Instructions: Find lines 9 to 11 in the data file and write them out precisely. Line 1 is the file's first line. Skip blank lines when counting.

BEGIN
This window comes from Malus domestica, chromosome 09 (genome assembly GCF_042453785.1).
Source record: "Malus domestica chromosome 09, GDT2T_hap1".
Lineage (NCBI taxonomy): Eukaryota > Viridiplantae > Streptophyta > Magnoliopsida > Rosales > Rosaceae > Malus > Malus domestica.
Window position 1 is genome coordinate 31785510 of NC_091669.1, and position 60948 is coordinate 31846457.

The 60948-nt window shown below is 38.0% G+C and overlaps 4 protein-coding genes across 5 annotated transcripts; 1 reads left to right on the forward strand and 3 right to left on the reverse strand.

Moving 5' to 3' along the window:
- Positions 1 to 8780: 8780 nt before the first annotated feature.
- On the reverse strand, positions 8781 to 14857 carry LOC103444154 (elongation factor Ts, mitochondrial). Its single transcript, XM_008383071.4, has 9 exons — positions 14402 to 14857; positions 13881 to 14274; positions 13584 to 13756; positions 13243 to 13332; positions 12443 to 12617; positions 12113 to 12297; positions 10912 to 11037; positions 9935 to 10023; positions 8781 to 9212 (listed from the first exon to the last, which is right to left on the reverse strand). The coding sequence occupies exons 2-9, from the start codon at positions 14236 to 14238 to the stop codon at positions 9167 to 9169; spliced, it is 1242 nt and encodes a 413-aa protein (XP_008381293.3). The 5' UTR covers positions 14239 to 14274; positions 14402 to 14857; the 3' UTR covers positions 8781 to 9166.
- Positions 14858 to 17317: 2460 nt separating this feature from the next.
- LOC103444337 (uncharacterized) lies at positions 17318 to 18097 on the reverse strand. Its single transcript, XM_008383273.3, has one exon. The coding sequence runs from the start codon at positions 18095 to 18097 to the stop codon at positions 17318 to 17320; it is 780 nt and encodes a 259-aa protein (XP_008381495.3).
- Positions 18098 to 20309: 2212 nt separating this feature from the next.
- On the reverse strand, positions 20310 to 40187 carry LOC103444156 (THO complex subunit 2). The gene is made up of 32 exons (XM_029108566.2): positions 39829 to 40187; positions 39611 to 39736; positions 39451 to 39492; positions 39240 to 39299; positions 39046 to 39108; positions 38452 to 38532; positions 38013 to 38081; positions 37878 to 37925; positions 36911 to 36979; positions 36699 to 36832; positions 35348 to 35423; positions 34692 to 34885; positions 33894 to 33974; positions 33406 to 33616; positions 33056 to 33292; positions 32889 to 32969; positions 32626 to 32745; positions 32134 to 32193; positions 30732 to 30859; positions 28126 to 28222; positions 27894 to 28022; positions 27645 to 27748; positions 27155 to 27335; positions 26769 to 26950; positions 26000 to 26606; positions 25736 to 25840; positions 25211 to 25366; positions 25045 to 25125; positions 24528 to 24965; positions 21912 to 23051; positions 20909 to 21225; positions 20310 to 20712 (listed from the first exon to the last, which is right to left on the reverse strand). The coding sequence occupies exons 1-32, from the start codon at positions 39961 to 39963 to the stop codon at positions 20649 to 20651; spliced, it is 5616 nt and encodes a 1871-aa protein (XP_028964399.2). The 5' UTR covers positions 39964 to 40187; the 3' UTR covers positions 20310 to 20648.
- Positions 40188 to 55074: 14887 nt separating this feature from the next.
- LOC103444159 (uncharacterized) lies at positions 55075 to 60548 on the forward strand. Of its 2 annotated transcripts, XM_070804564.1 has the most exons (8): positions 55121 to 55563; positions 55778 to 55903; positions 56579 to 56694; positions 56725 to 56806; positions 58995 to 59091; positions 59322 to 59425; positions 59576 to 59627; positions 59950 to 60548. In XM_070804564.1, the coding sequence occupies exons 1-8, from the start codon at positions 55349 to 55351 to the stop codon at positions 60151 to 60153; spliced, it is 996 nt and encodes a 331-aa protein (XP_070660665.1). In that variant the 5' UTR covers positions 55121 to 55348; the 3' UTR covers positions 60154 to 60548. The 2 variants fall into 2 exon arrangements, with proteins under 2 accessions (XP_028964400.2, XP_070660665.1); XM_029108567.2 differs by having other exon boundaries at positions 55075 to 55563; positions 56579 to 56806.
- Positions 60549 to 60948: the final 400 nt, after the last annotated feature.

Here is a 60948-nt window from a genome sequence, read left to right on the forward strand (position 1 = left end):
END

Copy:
- Positions 14858 to 17317: 2460 nt separating this feature from the next.
- LOC103444337 (uncharacterized) lies at positions 17318 to 18097 on the reverse strand. Its single transcript, XM_008383273.3, has one exon. The coding sequence runs from the start codon at positions 18095 to 18097 to the stop codon at positions 17318 to 17320; it is 780 nt and encodes a 259-aa protein (XP_008381495.3).
- Positions 18098 to 20309: 2212 nt separating this feature from the next.